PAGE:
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By Njundu Drammeh
Reading a book ‘Reconciliation Discourse: The case of the Truth and Reconciliation Commission’ (a book) by Annelies Verdoolaege, Ghent University, and I could not, but be surprised by the similarities of what they said about the South African Truth and Reconciliation Commission (TRC) and what is being currently said about our TRRC…. Take a read:
About the achievements
“……..According to a number of scholars (amongst others Minow 1998: 331 and Mooney 1998: 215) a first positive achievement of the TRC concerned the airing of victims’ personal experiences. For many victims the act of telling about their suffering under apartheid was psychologically very important and a healing experience (Govender 1998; Fourie 1999; Rakate 1999). It was often extremely difficult to relive the past, but most people were very relieved after having opened their hearts to the Commission. By telling their stories, victims realised that their suffering had not been a private matter, but that it had been part of a social experience in which millions of people played a role. In this way it became easier for them to deal with the past trauma and with the powerlessness and humiliations they had been confronted with for so many decades (Minow 1998: 67).
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For many of the victims it was not only important mentally to tell their personal stories, but also to hear the truth from the mouth of the perpetrators. For many years they had been kept in the dark concerning the whereabouts of their loved ones and they were often relieved to finally learn the truth (Goodman 1999: 181).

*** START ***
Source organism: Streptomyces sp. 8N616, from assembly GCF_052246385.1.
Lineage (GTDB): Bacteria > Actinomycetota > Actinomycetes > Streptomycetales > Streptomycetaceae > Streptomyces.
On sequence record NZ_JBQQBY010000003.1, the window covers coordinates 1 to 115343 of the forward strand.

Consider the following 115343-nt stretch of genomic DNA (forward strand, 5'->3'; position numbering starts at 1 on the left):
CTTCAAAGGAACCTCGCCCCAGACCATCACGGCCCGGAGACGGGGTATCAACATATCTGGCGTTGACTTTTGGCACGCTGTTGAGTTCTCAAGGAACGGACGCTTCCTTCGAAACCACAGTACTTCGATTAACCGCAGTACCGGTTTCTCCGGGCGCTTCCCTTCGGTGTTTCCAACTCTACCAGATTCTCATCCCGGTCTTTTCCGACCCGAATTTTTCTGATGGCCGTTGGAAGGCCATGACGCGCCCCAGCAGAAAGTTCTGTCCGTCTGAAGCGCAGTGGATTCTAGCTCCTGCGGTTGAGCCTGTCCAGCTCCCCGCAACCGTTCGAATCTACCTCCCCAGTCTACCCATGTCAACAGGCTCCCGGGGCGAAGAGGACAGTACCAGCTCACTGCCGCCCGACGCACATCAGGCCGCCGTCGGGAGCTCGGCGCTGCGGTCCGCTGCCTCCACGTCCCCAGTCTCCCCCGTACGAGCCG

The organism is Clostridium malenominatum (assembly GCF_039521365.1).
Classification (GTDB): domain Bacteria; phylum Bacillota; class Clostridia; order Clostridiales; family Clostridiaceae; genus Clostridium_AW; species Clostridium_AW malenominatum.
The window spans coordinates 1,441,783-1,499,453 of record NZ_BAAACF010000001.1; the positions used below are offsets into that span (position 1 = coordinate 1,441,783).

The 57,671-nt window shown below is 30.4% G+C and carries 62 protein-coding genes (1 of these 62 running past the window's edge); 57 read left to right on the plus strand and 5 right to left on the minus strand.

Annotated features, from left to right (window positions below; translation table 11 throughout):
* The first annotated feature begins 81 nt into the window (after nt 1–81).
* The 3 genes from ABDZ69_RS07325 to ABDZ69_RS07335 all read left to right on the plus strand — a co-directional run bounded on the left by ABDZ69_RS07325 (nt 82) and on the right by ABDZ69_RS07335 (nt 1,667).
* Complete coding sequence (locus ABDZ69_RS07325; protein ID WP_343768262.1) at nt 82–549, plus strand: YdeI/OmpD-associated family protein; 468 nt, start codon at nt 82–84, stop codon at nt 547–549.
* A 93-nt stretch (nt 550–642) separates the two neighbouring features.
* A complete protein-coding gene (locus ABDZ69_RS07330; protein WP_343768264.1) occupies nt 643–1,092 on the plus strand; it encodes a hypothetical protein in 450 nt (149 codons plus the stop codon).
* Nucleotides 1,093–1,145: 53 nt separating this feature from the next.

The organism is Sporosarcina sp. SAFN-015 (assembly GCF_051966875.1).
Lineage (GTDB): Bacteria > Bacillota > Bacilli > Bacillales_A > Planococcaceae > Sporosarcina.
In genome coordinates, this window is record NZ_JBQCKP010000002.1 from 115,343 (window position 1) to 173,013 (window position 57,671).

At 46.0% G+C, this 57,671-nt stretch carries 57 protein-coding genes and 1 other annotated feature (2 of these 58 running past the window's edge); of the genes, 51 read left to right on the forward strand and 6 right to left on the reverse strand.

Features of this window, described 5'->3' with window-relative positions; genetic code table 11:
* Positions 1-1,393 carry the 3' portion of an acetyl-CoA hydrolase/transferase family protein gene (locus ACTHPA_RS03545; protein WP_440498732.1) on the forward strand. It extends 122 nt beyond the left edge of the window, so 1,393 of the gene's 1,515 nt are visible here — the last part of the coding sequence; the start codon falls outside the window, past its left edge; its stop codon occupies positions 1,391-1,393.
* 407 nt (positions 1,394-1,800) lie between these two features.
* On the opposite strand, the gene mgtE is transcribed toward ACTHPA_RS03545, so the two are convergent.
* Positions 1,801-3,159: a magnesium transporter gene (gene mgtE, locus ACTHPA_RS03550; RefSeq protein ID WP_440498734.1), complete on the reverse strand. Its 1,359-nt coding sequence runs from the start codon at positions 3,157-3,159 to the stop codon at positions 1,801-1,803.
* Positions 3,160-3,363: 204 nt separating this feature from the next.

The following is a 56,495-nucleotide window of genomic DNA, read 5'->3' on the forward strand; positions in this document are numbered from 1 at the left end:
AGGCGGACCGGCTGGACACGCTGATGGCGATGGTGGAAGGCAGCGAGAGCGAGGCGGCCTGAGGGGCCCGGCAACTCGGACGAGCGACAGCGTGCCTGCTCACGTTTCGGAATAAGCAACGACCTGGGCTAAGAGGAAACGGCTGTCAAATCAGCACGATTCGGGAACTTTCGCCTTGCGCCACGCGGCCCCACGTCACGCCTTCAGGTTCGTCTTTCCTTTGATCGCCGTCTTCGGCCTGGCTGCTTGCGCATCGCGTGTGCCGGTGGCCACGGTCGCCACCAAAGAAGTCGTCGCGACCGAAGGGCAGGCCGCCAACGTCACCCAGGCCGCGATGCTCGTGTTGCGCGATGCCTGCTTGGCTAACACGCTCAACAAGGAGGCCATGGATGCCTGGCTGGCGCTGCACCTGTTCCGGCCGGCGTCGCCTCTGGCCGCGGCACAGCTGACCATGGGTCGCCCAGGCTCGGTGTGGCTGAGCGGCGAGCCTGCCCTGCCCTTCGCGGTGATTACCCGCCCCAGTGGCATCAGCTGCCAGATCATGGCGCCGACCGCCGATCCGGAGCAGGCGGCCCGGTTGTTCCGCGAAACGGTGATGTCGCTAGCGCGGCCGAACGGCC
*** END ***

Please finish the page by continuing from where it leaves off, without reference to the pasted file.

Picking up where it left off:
The disclosure of ‘the truth’ was clearly one of the aspects of the TRC highly valued by many victims….It was especially important that through these testimonies everybody in South Africa had been obliged to confront the terrible past. …….
…….For the first time in their lives, their suffering was acknowledged and they felt respected and valued by society. Many of them had wanted the world to know about the past and therefore they greatly appreciated the opportunity given to them to tell their stories in public.
……At the Human Rights Violations hearings, victims sometimes expressed individual feelings of reconciliation or forgiveness. At the Amnesty hearings, encounters between victims and perpetrators took place and also there the audience could witness some amazing moments of reconciliation (see Tutu 1999b: 120). These individual instances of reconciliation were often the result of the actual encounters between victims and perpetrators. A number of victims stated that the opportunity to meet the person who committed the human rights violation was one of the major benefits of the TRC (Picker 2003: 18)…….
About the criticisms
“……..A second major form of critique came from a number of apartheid victims who were convinced that the TRC process was unjust. Perpetrators who appeared before the TRC and who met the criteria in order to be granted amnesty were acquitted from any civil or criminal liability. These individual perpetrators had to confess their crimes in public, which turned out to be a very difficult task on a psychological and a social level. Nor was the granting of amnesty guaranteed and perpetrators who did not come forward could still be prosecuted.